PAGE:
Redefining parental involvement : the experiences of Wahpeton Dakota caregivers
The purpose of this thesis was to explore Dakota Aboriginal caregivers' involvement in their children's education. The needs of Aboriginal parents, who may share different perspectives regarding the purposes of education, have been ignored historically because of North American assimilation policies. Thus, listening respectfully to the voices of the Wahpeton Dakota caregivers and understanding their involvement in their children's education has been the intent of this research. Qualitative research techniques were used to elicit narratives through semi-structured interviews. The participants in this research were able to reflect back to their childhood educational experiences- traditional and formal- and accept the sometimes troubled experiences that their education provided. Resilience prevailed, as the Aboriginal parents and care givers in this study envisioned a positive future for their own children. The participants' narratives reflected similar, yet different expectations for "formal" education. In mainstream research literature, when educators define parent/care giver involvement, the ideal parent has been described as somehow directly involved in the school setting. This thesis challenges that perception and creates a different understanding of education for Wahpeton caregivers and its relevance to their children's lives. The Wahpeton parents and caregivers saw education as much more than academics. This viewpoint has the potential to provide a much more balanced, inclusive education process for our Aboriginal children.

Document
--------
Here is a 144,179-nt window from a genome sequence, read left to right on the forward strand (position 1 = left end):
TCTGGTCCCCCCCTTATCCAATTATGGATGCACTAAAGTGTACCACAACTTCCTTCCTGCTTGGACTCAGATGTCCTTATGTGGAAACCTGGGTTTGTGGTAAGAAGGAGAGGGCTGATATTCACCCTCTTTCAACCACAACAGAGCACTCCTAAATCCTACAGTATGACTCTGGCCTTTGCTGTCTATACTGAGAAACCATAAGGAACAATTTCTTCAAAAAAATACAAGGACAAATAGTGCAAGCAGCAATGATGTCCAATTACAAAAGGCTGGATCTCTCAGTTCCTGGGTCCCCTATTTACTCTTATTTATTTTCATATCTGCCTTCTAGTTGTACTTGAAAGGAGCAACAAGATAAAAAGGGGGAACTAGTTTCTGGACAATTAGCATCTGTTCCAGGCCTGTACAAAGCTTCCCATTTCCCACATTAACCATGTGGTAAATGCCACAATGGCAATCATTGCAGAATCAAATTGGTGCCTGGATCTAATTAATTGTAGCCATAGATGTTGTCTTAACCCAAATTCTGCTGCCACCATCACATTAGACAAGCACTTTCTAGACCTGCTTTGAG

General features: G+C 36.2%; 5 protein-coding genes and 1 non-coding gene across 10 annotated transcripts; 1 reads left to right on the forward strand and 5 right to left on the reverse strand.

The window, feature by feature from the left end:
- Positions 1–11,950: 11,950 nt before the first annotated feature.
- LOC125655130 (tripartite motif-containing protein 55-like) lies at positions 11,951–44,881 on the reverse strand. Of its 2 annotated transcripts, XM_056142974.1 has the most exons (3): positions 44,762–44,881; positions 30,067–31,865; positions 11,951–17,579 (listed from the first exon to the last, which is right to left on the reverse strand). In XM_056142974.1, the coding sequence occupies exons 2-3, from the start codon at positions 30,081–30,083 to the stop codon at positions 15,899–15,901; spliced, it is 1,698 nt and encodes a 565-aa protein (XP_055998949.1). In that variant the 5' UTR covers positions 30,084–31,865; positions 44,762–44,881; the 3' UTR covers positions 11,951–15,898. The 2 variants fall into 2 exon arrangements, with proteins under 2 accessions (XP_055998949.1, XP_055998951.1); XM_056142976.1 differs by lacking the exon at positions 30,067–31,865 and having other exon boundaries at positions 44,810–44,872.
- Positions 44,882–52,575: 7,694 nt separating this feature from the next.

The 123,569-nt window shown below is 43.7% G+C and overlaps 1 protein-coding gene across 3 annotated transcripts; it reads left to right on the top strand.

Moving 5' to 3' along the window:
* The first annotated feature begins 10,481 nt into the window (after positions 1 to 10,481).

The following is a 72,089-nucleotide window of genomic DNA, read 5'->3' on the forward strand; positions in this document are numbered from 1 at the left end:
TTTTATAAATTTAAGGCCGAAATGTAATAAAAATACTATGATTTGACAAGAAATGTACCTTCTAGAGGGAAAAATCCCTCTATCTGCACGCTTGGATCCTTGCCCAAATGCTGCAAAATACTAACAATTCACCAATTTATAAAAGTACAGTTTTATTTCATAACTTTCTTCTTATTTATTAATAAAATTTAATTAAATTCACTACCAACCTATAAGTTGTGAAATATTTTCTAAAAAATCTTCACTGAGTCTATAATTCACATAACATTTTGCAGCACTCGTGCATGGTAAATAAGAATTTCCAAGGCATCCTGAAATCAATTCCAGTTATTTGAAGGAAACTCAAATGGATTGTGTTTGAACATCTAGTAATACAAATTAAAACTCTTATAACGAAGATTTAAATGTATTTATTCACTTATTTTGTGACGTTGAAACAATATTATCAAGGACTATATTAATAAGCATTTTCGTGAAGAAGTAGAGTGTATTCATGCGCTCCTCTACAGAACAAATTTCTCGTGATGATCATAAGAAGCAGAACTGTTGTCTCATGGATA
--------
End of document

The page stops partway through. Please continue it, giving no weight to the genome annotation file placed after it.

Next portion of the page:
Aboriginal education - Parent participation, Aboriginal educational experiences, Dakota children - Education
Master of Education (M.Ed.)